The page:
UN Enviroment Programme

Chapter 7. Status of soil pollution in Eastern Europe, Caucasus and Central Asia

Main health problems associated with soil pollution in Eastern Europe, Caucasus and Central Asia

The direct relationship between soil pollution and health effects is difficult to individuate because the traditional approach of analysing a single variable in isolation does not take into account other influences. Many issues that affect human health involve complex and synergistic relationships (Science Communication Unit, University of the West of and England, Bristol, 2013). In addition, the public’s perception is that most adverse impacts on human health derive from poor water and air quality. In Ukraine they do not consider soil pollution to be a risk (Tsiborovsky, 2015). After the Chernobyl accident, the impact of radioactive contamination on human health was not assessed, and therefore no Ukrainian organizations were held accountable for the damage to health and the environment. The extensive increase in illnesses related to radioactive contamination, for example blood and lung diseases, nervous and endocrine disorder, has often been officially linked to other causes or has not been officially reported (Yablokov et al, 2009; Yablokov et al, 2016).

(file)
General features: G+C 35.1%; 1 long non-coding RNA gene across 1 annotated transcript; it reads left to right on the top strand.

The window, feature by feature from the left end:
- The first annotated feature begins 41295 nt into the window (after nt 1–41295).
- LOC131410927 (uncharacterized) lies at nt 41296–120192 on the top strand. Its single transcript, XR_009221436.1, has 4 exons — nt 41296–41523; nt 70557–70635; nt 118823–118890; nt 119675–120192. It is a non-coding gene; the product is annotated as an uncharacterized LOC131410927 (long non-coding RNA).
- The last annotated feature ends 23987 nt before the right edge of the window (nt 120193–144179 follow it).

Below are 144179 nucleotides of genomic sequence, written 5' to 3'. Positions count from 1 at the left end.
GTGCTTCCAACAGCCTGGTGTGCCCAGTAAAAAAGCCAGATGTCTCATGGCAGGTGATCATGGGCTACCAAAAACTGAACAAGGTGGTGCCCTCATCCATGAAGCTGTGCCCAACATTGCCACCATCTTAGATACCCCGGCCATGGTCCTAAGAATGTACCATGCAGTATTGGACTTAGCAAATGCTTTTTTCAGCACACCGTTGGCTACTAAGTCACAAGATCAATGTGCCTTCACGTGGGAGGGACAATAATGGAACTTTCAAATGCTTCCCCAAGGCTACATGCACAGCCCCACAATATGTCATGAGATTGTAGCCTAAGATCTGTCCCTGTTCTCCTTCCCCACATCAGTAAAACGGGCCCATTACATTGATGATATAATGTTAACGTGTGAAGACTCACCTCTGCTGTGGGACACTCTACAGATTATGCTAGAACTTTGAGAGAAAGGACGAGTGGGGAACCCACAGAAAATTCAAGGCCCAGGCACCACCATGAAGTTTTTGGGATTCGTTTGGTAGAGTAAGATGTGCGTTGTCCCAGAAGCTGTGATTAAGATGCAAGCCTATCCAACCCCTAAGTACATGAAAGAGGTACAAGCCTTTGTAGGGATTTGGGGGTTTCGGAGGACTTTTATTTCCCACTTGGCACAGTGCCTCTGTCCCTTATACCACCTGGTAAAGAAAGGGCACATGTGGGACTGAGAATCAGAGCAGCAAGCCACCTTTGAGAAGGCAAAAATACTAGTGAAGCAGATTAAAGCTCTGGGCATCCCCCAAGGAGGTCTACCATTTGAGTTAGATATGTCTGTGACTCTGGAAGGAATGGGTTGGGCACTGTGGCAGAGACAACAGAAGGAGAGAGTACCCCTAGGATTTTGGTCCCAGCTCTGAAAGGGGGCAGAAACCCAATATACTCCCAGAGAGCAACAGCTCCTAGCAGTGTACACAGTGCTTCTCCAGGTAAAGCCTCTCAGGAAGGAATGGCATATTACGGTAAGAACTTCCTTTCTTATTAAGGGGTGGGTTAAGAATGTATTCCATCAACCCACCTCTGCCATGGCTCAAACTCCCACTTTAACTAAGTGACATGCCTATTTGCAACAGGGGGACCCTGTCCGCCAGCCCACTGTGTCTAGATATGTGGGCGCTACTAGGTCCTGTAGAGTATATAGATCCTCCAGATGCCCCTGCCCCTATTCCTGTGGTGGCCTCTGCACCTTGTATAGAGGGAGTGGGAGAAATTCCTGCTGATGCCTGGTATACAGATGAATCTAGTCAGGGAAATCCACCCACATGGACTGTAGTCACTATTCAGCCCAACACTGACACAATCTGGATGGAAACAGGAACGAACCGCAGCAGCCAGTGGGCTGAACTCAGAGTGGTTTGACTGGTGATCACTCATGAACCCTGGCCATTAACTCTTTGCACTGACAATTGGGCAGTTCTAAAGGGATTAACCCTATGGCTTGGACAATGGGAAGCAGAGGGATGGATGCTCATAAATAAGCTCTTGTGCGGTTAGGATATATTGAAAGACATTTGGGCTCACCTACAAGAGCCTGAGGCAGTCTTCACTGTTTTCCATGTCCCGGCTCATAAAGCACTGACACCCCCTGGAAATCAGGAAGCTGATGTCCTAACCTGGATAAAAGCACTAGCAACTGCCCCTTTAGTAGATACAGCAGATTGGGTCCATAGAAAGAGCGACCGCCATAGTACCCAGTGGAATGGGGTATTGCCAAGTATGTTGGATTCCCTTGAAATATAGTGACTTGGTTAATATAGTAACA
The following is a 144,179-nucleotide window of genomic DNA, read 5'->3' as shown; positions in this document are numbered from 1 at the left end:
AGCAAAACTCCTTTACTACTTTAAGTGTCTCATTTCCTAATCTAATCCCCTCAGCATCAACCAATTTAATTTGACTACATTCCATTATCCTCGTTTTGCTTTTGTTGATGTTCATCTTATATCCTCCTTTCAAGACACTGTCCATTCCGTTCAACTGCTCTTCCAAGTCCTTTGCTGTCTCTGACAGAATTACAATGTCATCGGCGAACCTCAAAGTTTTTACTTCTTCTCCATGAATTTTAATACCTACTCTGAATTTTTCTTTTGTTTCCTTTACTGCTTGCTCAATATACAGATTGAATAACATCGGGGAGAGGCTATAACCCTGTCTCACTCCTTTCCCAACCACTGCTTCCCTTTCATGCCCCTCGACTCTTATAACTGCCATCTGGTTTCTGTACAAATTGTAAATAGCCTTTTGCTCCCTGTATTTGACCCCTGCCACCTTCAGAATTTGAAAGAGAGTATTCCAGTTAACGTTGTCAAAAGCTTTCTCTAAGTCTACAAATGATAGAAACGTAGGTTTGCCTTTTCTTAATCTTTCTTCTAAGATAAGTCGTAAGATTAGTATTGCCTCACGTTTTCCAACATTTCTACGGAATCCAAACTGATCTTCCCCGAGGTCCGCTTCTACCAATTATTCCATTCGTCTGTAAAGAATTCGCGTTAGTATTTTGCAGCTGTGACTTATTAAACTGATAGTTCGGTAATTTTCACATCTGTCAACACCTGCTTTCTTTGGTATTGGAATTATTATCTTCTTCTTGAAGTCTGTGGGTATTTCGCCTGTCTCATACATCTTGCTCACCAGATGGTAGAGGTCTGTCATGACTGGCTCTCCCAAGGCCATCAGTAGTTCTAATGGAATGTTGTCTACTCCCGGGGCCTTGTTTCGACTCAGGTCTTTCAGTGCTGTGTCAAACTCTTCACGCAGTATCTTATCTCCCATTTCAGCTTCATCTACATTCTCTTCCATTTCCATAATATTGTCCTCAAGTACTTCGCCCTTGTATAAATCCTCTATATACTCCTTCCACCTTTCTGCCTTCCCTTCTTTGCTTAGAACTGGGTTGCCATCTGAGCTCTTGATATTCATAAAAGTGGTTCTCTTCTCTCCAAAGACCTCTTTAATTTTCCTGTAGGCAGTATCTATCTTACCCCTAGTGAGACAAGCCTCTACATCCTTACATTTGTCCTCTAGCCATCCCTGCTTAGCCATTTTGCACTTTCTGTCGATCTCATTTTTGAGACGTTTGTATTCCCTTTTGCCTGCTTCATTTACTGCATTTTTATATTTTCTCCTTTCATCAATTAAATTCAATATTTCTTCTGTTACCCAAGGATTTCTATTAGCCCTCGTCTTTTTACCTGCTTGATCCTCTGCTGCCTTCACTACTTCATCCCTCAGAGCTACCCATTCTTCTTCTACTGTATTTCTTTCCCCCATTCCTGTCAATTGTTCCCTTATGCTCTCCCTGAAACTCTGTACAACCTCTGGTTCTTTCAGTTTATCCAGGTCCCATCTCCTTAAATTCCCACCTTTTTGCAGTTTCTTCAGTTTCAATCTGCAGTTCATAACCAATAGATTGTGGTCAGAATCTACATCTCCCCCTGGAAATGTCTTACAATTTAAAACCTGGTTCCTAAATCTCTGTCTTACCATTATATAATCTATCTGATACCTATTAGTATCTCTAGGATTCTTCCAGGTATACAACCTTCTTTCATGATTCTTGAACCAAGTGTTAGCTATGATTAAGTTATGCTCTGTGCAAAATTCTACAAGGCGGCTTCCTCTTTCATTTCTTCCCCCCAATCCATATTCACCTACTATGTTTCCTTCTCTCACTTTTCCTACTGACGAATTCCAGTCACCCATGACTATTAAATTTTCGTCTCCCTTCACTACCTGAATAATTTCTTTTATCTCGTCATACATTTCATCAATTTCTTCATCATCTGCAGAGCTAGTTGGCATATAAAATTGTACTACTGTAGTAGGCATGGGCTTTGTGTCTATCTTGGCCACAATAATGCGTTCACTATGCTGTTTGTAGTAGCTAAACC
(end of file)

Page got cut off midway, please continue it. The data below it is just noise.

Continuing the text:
Data on the impact of past intensive uranium mining, nuclear weapon testing, military activities on human health are very limited. In the main the only reliable data is available in literature published by international researchers (87 percent of data), primarily from Germany (30 percent). In Turkmenistan, the monitoring of radioactive soil pollution was stopped in 1998, and since then there is a complete absence of data. Soil are not monitored for petroleum pollution (United Nations Economic Commission for Europe, 2012). A consequence is that there is a total lack of data on the impact of these soil contaminants on human health.

7.4.1. Health problems associated with radioactive pollution after the Chernobyl accident

The most significant impact on human health in countries of Eastern Europe was the radioactive pollution after the Chernobyl accident, which directly affected 3.5 million people.